It is estimated that almost one-in-three babies born world-wide each year do not have their births registered (there are 51 million babies). These children have no form of legal identity; they are not only invisible to their governments but also lack the means to claim important rights and privileges accrued through the possession of a means of legal identification. This has been referred to as the scandal of invisibility.
Target 16.9 of the SDGs commits countries to providing a legal identity to all, including birth registration. In the Pacific the proportion of unregistered births is thought to be lower than the global average, but little definitive data exists. However, the Tonga 2016 Census of Population and Housing sought to establish the proportion of children (aged below 1 and below 5) whose births were registered, and those in possession of a legal identity; in form of a birth certificate and national identification card.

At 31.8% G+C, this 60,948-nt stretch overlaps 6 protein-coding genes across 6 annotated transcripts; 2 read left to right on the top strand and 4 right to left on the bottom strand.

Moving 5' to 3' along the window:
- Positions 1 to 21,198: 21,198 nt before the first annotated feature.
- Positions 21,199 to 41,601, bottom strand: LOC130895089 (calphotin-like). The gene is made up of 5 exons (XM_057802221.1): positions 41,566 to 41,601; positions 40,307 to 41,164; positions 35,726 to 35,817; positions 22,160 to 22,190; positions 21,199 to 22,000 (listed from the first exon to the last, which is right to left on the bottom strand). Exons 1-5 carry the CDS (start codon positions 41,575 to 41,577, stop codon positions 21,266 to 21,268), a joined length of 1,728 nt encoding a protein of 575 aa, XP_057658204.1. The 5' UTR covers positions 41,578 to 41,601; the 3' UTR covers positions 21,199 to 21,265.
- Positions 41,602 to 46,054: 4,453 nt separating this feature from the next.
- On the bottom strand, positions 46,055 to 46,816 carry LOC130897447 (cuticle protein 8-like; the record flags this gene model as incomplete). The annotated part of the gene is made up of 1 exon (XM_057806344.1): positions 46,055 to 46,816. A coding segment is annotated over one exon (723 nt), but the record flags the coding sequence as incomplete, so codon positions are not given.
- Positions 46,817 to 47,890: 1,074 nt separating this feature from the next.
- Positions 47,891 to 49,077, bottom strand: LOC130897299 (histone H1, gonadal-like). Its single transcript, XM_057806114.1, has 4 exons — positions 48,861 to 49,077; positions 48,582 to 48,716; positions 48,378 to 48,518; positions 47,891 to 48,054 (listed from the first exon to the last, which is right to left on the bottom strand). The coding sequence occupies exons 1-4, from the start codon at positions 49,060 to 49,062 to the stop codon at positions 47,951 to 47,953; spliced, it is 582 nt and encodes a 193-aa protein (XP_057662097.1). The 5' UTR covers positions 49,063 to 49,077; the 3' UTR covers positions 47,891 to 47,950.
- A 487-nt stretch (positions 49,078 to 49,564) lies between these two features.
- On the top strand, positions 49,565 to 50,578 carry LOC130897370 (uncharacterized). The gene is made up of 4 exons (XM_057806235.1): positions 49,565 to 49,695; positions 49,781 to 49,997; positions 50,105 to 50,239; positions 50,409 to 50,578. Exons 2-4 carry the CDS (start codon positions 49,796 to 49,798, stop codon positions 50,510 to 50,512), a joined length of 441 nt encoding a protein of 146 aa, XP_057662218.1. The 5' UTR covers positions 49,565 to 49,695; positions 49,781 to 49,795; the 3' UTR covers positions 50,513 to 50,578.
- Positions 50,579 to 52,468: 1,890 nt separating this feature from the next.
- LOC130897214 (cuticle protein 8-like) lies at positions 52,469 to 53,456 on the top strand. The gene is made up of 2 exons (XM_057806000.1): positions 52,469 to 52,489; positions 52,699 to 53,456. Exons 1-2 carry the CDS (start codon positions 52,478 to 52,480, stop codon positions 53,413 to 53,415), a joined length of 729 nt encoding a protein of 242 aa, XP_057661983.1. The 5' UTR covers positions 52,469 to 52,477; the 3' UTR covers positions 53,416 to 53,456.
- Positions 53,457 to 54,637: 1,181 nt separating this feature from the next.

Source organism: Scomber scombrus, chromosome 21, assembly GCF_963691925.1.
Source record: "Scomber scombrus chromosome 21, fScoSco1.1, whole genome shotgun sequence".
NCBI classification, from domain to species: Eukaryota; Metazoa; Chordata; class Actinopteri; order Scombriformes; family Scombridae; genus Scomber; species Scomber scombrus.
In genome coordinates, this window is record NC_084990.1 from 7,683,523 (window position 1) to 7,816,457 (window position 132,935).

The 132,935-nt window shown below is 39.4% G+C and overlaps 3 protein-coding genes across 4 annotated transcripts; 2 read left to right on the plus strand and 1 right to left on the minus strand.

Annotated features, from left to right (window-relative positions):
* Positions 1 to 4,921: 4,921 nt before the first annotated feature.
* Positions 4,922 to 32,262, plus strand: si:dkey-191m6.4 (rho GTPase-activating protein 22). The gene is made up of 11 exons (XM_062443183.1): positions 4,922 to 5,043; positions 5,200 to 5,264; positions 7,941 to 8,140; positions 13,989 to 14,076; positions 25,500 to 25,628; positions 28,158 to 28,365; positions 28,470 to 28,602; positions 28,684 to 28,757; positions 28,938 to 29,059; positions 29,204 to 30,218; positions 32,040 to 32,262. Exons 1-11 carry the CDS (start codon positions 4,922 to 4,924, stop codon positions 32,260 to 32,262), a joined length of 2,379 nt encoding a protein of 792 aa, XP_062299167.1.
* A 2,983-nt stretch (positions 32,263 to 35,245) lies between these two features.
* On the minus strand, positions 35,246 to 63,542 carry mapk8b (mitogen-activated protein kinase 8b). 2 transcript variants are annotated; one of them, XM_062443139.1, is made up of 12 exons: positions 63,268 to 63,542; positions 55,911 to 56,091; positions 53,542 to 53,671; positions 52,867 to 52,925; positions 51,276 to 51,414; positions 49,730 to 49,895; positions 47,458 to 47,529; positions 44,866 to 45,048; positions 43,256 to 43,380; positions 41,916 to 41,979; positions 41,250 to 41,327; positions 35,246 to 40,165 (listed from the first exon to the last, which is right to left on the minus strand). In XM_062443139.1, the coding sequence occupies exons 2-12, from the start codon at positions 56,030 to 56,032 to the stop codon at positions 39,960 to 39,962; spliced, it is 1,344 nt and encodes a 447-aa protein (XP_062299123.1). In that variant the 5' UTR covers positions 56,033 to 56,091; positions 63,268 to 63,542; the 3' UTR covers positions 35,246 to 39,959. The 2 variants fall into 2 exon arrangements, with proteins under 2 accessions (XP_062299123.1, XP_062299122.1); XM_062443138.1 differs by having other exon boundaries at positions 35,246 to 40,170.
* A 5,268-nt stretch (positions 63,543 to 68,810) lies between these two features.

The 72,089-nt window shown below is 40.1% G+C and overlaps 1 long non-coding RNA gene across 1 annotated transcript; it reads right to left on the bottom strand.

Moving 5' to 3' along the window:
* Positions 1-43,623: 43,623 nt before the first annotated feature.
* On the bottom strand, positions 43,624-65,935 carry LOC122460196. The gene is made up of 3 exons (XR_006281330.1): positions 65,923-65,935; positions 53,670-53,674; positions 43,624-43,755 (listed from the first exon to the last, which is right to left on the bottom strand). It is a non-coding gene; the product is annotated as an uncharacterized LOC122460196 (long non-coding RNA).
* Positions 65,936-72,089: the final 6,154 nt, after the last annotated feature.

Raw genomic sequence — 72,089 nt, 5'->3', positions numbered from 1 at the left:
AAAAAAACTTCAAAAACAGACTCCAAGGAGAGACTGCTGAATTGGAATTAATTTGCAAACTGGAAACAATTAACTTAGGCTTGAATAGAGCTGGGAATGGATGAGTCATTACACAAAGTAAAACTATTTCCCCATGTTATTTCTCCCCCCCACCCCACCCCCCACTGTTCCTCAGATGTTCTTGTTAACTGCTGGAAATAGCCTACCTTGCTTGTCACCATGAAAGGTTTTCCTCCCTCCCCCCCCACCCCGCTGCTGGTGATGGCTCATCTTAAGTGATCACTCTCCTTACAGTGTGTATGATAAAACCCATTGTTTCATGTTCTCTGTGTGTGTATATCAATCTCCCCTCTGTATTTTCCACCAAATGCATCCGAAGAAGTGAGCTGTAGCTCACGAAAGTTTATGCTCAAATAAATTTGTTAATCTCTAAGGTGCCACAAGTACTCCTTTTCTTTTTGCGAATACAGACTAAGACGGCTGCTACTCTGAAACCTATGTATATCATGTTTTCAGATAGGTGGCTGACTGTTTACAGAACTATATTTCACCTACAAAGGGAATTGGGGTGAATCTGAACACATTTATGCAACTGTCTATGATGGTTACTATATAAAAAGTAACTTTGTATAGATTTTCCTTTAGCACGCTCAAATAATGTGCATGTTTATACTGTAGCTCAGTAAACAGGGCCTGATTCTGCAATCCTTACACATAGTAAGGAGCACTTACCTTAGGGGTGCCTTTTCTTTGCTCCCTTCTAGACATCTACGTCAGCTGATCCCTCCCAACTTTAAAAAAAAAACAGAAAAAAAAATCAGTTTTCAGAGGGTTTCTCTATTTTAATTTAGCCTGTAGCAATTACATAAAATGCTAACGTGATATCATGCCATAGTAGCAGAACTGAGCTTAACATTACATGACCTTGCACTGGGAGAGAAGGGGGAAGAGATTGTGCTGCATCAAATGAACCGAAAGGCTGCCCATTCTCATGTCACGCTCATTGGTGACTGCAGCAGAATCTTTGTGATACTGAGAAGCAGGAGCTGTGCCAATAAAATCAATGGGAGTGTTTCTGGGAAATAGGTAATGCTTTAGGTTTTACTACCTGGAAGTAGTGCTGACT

The fact sheet covers different aspects of legal identity such as:
- Birth registration completeness
- Birth registration by island and village
- Limitations of the census data in estimating birth registration completeness
- Possession of a national identification card